The summer-dry crash…

Helenium ‘Helena’, Tostat, early August 2020

This is how much of the garden looks at the moment. It is the price of sustainability and is the face of summer-dry gardening. I have never completely got used to it, but I persist in hoping that the brown aesthetic will one day please me. Actually, I feel very pained when I see plants resorting to suicide tactics to preserve their root systems- but in another sense, I am keen to keep pushing to see what plants handle it better than others and I also rationally know that they will all be back in action next year none the worse. In many ways it is my own pride that I am fighting with, more than the natural survival tactics of unwatered gardens. And in the end, I do passionately believe that watering is a criminal waste of a scarce resource. See below for 3 weeks earlier- same plant.

Helenium ‘Helena’, Tostat, mid July 2020

The terrible truth is that our summers have radically changed since we moved here almost 17 years ago. We used to have reliable cycles of brief but powerful summer storms that punctuated the heat of summer bringing heavy rain. Now, we still have storms but they are rain-free. And though temperatures have not been high until the last 3 weeks, there has not been any rain of any use since early June. We have had to dig around the septic tank to inspect it for conformity for the house sale, and the soil is dust way beyond a metre down. Vegetables being the main French gardening activity, it is the damage to the summer crops that is bothering Tostat gardeners.

Achillea ‘Cerise Queen’, Tostat, mid July 2020

But there are rays of pleasure all the same. Achillea ‘Cerise Queen’ has been way too bleached away from her normal raspberry tones by the sun, but is gratifyingly flowering away all the same. And Bupleurum fruticosum, a Mediterranean stalwart, is looking very fresh despite the drought and is much appreciated by many greedy insects.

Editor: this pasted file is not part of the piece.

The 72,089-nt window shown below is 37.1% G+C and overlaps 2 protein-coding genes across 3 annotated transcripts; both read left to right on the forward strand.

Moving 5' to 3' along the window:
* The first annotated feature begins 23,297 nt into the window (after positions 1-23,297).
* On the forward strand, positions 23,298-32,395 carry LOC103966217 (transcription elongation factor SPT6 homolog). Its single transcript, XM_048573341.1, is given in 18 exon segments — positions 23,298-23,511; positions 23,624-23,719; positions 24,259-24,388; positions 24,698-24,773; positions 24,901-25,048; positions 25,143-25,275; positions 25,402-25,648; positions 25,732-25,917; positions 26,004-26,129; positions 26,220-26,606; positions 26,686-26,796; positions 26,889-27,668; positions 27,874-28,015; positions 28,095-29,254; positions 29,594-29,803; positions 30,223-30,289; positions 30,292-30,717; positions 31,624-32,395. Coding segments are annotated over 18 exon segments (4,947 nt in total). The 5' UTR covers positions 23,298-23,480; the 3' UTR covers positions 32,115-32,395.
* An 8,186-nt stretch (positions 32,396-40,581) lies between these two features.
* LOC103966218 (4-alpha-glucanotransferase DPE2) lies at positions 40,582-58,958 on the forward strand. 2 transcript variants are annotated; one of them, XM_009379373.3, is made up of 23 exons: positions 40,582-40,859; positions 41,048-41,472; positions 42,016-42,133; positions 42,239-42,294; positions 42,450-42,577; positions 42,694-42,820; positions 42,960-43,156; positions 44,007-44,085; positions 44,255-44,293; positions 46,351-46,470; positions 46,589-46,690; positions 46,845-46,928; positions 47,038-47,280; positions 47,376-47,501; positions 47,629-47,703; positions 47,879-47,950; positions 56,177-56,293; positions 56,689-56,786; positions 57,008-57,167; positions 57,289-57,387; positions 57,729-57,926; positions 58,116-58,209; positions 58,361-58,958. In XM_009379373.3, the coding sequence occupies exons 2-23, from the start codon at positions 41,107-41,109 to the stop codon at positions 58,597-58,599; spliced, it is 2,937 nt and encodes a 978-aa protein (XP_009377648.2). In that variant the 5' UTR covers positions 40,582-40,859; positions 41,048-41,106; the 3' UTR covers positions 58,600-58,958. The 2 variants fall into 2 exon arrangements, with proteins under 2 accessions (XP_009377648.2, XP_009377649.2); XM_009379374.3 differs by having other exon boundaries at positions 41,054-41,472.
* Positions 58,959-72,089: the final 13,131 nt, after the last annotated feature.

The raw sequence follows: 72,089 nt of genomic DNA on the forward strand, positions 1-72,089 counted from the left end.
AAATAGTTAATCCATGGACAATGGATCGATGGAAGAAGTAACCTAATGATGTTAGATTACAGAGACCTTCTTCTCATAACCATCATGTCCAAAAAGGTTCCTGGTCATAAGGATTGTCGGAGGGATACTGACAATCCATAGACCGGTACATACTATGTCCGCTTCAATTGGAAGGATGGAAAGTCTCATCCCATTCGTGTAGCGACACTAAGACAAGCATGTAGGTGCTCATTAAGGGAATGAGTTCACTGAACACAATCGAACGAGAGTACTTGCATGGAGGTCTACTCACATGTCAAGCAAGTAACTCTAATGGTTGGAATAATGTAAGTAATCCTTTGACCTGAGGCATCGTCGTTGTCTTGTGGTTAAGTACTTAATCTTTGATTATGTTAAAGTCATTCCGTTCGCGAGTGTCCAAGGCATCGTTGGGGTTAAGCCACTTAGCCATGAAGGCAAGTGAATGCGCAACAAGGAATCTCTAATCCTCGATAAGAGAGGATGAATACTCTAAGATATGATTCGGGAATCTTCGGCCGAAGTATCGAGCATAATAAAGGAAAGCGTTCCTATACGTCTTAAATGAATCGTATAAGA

Bupleurum fruticosum, Tostat, mid July 2020

So, I am going to plan a garrigue-based garden for one of the areas of garden in our, hopefully all fingers crossed, new house. This will take a stony, ignored slope about 20m by 40m and push my understanding of how to work with full sun to a new level. I have always been very supported in plant choices by the work and books of Olivier Filippi, and so he will guide me through this next year. I can learn from him.

Olivier Filippi’s garden, Loupian near Sète, October 2013

I had the luck of joining a French gardening club visit to the Filippi nursery and the private garden which he uses for experimentation. He has created a garrigue garden, which working with the soil conditions, makes a wonderful landscape of mounded shrubs and perennials punctuated by trees, both conifers and native Mediterranean tough trees. So I hope this will be my next challenge…

Filippi garden, October 2013

Back in Tostat, although they are now in a sorry state but hanging on, the hydrangeas, both paniculata and macrophylla, were looking pretty good till mid July. I am very fond of this one, though I don’t get the fragrance at all, Hydrangea paniculata ‘Great Star Le Vasterival‘ has a fine mix of of a flowerhead.

Hydrangea paniculata ‘Great Star Le Vasterival’, Tostat, mid July 2020